Growing older shouldn't have to mean relocating from the community and neighborhood you love, but in so many American cities which are oriented around cars instead of people, seniors end up relegated to suburban apartment complexes or become increasingly isolated in homes they can't manage. Simple adjustments to the way we structure our cities and neighborhoods could change that scenario and in turn, make life a whole lot happier, healthier and easier for everyone.
Here are three steps that would make our cities work for people of all ages:
1. Make cities safe and easy to get around without a car.
Getting older in the typical American city or town can be incredibly isolating, as Strong Towns contributor Sara Joy Proppe related in this story about a woman who was just trying to get home from the grocery store.
So many of our communities are downright dangerous for anyone outside a car, especially people who move a little slower or use a walker or wheelchair. Whether it's a lack of sidewalks, the absence of safe crossings at intersections, or inaccessible and unsheltered bus stops, senior citizens can face serious challenges just trying to get to a drug store or church. These hindrances not only make life harder, they may also discourage older adults from getting out of their houses, further increasing this cycle of isolation.
By slowing down cars and taking basic steps to make neighborhoods easier to navigate on foot or in a wheelchair, we can create a welcoming atmosphere for seniors — and make our communities safer for everyone in the process.
2. Create housing options that work for people of all ages and abilities.
Danielle Arigoni, Director of Livable Communities at AARP, writes, "For the last seven decades, the dominant development paradigm has been one primarily focused on meeting the perceived needs of families with children.” She couldn't be more spot-on. The single-family home with multiple floors and bedrooms just doesn't fulfill the needs or fit the price range of many Americans, especially older adults. But surveys show that a majority of seniors want to remain in their neighborhoods as they age.
The solution? Create neighborhoods with greater housing options. These include smaller apartments and more modest houses, mixed within residential neighborhoods. Zoning that allows accessory dwelling units (i.e. small cottages attached to or next to existing single family homes) would also open up opportunities for seniors to live with relatives or friends in an affordable, yet independent manner.
Another way to make housing work for older adults is to build with flexibility from the start. "Universal design" principles encourage making small tweaks to things like the width of doorways or the height of drawers to allow people in wheelchairs or with hearing or vision impairments to easily navigate their homes. These adjustments mean that people of any age or ability can use the same home for decades.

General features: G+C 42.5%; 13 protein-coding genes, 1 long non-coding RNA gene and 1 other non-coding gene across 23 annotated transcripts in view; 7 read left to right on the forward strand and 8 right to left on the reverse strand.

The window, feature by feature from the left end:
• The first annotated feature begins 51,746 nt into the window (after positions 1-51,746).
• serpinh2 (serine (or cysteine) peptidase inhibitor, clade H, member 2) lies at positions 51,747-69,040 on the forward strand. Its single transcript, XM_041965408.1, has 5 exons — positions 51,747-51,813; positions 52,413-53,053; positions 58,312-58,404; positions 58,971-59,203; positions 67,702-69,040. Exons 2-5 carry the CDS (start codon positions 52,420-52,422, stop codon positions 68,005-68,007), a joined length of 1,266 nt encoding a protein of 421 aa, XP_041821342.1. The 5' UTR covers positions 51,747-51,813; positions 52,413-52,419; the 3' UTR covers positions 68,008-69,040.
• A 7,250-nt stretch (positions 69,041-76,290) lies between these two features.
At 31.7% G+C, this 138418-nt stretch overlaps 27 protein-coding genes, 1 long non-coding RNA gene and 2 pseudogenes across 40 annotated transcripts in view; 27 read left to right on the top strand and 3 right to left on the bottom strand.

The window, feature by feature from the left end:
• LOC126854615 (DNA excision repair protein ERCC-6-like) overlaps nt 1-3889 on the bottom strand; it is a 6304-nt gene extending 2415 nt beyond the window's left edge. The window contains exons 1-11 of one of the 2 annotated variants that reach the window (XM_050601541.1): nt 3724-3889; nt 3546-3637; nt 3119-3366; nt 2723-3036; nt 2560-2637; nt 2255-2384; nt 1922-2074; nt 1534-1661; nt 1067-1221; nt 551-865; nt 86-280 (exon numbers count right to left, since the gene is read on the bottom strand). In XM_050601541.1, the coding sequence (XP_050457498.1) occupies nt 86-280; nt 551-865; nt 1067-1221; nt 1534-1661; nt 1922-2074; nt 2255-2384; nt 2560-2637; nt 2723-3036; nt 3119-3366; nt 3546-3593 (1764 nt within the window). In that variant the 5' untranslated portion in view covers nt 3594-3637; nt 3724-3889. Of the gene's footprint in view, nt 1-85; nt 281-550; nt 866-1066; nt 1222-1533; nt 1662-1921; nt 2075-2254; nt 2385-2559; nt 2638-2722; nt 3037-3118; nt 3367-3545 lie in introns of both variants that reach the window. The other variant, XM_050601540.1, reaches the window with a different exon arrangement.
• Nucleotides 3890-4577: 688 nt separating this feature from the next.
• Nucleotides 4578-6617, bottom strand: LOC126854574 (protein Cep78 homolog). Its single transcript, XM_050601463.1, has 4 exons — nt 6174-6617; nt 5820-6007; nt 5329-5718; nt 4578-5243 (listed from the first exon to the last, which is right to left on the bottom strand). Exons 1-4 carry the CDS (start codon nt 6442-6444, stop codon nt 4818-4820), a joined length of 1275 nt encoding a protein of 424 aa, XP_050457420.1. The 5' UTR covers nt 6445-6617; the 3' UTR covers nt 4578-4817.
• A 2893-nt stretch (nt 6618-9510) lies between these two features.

Neighborhoods that blend different types of housing are places where people of all ages can thrive. The biggest step our cities can take to encourage these sorts of developments is to simply relax existing laws that stringently regulate the design and size of homes.
3. Build communities that give people purpose and meaning.
One of the greatest determining factors of longevity and health in old age is a sense of purpose and meaning in one's life, according to research by Blue Zones expert, Dan Buettner. And the way we design our communities can have an enormous impact on this.
Let's compare two scenarios: In one, a senior citizen moves into a senior home when she can no longer drive or safely get around her house. The senior home is a big apartment complex on the edge of town in a very auto-oriented, suburban area. Now, not only has she lost her home, her car and her neighborhood, she's also lost the ability to safely get around. Her book club is too far away now and she can't get to her grandchildrens' home as easily, so she spends less and less time with the people she knows and loves. She begins to feel isolated and disconnected.
In the second scenario, our senior leaves her single-family home and stops driving, but instead of moving into a senior complex on the edge of town, she rents a small apartment that's available down the street. Because her neighborhood is safe to walk in (even for someone who uses a cane like she does) and because the city has ample bus service, she can easily get to her book club, babysit her grandchildren, and even starts volunteering at a local soup kitchen. She is connected to her community and feels a sense of purpose each day.
By building our cities at a walkable, human scale, with different housing options and stores, gathering places and resources nearby, we create a foundation for people from ages 1-100 to live happy, healthy lives now and in the future.